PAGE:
In 2001 I visited Hone at Kaka Point. I drove down from Dunedin in our old white Merc with his friend from way back, Peter Neville who is blind and Huia, Peter’s black Labrador guide-dog on board. And my friend from primary schooldays, Nicki Trevathan. She works part-time as a volunteer with the Foundation of the Blind.
I’d shared a reading with Hone in the Student Union in Dunedin in 1996 when I held the Burns Fellowship. The most beautiful moment in the event was when he invited Peter to recite the poem, ‘Rain.’ Peter stood up in the audience with Huia leaning in against his legs. He read the poem by memory with those glorious Maori vowels that marked Hone’s speech too. Never had I felt the rain so palpable, so mysterious in its tracery over the human body. The meniscus that Cilla talks about in her poems, the movement in and out and through things, was broached. The poem was alive in all its capacity.
I heard another version of ‘Rain’ when I took part in a tribute to Hone organized by Doc Drumheller and the Catalyst Collective in June this year. Tamariki, boys and girls, from the Language Immersion Unit at St Albans Primary School sang a newly scored version of the poem. It was exquisite. The whole performance buzzed with life and energy. After their item, the choir sat down on stage and waited patiently through adult presentations of poetry and songs. One little boy found his own belly far more interesting than the entertainment that was being offered. Unobtrusively, he stretched up and scrunched down, making the folds in his belly jump. He’s the one I suspect will grow up to be a poet.
During that trip to Murihiku, Nicki taped parts of our conversation, in the tiny shack where the famous poet lived, right up against the sea. Tangaroa, full and brimming just across the street. Hone in a lavalava. We sipped whiskey; we’d brought some down with us. Talked there and in the pub where we’d taken him for dinner.
He loved the old car, sang ‘Oh Lord won’t ya buy me a Mercedes Benz’ all the way round the road.
He was heading off to Durban on the 20th of May to do a reading in South Africa. ‘DurBAN, DurBAN,’ he played with the word, sang it over and over, turned it into a nice little bit of Italian opera. ‘It’s a bit late now to sort of suggest someone else. (Laughs.) Aren’t I greedy at my age?’
(Chorus of NO!)
‘Well I’m knocking hard on 80 and I don’t mean kilometers per hour.’ We all offer to carry his suitcase but no, he’s going on his own. ‘I like to meet strangers.’
Peter had sold him his first Amstrad typewriter. ‘I got a few books outa that one.’
He talks about the archaeologists at Otakou. ‘Have you met any, have you met any. They’re nutty. (Laughs.) They read the ground like a book.’ But you feel that he’s excited by the notion. It sounds like the beginning of a poem.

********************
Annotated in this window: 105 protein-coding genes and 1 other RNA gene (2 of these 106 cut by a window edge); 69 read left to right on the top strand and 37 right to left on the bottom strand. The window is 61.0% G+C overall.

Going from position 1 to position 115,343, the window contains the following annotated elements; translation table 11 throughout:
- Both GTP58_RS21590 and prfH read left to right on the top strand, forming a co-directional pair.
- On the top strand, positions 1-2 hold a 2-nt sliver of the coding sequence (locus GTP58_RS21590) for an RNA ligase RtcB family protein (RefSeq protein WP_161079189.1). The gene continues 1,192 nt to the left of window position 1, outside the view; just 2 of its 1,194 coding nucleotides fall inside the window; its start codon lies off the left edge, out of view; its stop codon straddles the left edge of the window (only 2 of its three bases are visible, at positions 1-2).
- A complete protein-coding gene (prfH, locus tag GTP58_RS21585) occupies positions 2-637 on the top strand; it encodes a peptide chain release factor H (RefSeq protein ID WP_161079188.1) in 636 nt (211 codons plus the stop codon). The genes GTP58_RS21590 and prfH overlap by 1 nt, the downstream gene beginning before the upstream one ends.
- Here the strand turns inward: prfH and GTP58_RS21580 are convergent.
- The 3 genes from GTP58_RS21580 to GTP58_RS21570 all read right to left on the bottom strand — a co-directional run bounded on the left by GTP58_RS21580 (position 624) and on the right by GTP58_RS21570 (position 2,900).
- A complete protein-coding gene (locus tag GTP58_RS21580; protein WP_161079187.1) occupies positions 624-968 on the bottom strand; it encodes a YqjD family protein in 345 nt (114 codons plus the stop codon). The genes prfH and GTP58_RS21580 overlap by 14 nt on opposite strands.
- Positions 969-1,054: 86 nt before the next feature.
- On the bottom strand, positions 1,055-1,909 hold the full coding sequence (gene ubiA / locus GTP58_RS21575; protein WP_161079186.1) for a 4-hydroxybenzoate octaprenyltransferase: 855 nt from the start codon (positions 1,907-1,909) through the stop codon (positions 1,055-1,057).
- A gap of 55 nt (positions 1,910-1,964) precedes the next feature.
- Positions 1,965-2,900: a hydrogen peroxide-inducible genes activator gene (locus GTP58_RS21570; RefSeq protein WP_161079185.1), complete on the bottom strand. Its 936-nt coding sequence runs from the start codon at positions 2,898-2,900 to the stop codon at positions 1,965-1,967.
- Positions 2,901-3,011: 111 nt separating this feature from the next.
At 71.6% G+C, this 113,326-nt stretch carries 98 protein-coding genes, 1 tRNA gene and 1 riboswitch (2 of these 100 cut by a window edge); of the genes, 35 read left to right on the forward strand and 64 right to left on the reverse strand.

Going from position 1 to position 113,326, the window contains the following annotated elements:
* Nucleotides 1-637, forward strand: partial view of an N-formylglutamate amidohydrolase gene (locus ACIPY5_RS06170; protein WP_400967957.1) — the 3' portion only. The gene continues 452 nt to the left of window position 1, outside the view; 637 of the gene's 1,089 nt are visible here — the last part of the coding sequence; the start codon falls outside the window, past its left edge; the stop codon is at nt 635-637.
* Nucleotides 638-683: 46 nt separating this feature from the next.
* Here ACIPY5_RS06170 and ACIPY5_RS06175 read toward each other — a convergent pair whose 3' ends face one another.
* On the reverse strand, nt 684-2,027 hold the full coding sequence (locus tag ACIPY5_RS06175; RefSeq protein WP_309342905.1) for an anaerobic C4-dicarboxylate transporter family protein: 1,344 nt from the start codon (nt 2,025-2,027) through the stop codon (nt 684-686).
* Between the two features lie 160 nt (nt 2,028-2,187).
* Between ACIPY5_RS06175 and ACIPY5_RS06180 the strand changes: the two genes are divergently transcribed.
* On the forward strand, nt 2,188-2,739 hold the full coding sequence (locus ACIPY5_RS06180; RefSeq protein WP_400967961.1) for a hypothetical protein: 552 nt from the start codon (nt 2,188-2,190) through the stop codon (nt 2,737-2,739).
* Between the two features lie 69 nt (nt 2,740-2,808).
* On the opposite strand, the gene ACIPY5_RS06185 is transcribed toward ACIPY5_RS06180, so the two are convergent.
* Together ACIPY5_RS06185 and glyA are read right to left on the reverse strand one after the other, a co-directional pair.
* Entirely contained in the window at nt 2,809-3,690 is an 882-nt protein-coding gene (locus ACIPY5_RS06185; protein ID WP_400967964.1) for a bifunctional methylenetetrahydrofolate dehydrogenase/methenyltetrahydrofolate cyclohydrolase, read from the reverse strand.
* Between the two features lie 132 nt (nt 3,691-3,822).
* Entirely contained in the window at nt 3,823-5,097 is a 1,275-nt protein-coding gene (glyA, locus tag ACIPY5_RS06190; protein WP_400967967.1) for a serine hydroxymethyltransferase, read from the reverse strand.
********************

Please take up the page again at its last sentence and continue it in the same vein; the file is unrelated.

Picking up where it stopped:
He tells a long involved story about the hoovermatic washing machine that makes such a helluva noise in his house. ‘And the neighbours say, “Hone, Hone, what are you doing over there?”’
We bellow with laughter. The way he says it you know it’s a joke about sex.
The same neighbours come over and cut the grass for him and bring him fresh flowers each week.
‘Oh oh, there’s an adoring person under the table.’
(Hone is feeding Huia with scraps from his plate.)
‘Oh?’ (He’s perfected a look of childlike innocence.)
‘That’s my fellow tribesman, my fellow tribesman, that’s Ngati Kuri.’
‘You’re in trouble, you’re in trouble.’
‘Peter, he’s still feeding your dog.’
‘Oh Hone.’ (In tones of mock tragedy.)
‘Now he’s crying into his handkerchief.’
(Uproarious laughter from all.)
‘All this fish.’ (He pokes at it disgruntledly with his fork.)
‘There you’ll have to have some vegetables.’ (Clatter of cutlery on plates.)
‘Hey Hone where are you up to with your writing?’
‘Um… There’s a… I’ve …a kind of book launching. Wait a minute, it’s Te Mata, you know, Te Mata cos they come down and said well what have you got and I said well you have a look, said c’mon. So they took a whole lot …a bundle away for a new book – a winery.’
‘Te Mata ...they thought I looked a winey type, you know. Not whining, winey. So I said yeah OK well what about a few bottles.’ (Glug glug, all into their glasses of wine.)
‘Cilla’s got a lovely new book.’
‘What’s the name of it?’
‘A lovely new book.’
‘What’s the name?’
‘Oh, Markings. It’s Markings.’
‘Barking!’ (He pulls a funny face, cups his hand behind his ear as an amplifier, won’t wear his hearing aids. And all of us laughing.)
‘No, Markings. It’s lovely.’
At the Court of the Paua Queen
The waka slides up the river.
The poet, sitting under the caparison,
a fringed sunshade,
(how the women love him)
beams from under his curly white wig
O fol de rol, fol de rol dee
Takes a fine lace hankie
from the cuff of his embroidered sleeve,
waves it at the ladies-in-waiting,
he’s already propositioned ten of them
and now it’s the turn of the Queen.
Steps off into a whirl of wings,
the silver gulls, the peacock on the lawn,
the glitter of crystal, lyrics
to the pretty lute, the viola da gamba.
‘Pray tell me, sir, what is the nature
of that which you do?’
‘Oh just a little nothing,’ he replies,
‘with a touch of Aphrodite and Priapus
and a hint of King Solomon’s Song
and The Sermon on the Mount, oh yes,
and a pinch of Jeremiah.
And Shakespeare and Baxter
and Mao and Zenophon and Hotere
and Billy T. James, why not,
and did I fail to mention Wagner?
And then there’s Tangaroa
and that naughty trickster, Maui.
You’ll know them, no doubt, ma’am,
right out at the edge of the Empire.’
Salut! He gives her a wink
and swallows an oyster.
‘All of them, ALL OF THEM, grist to my mill.’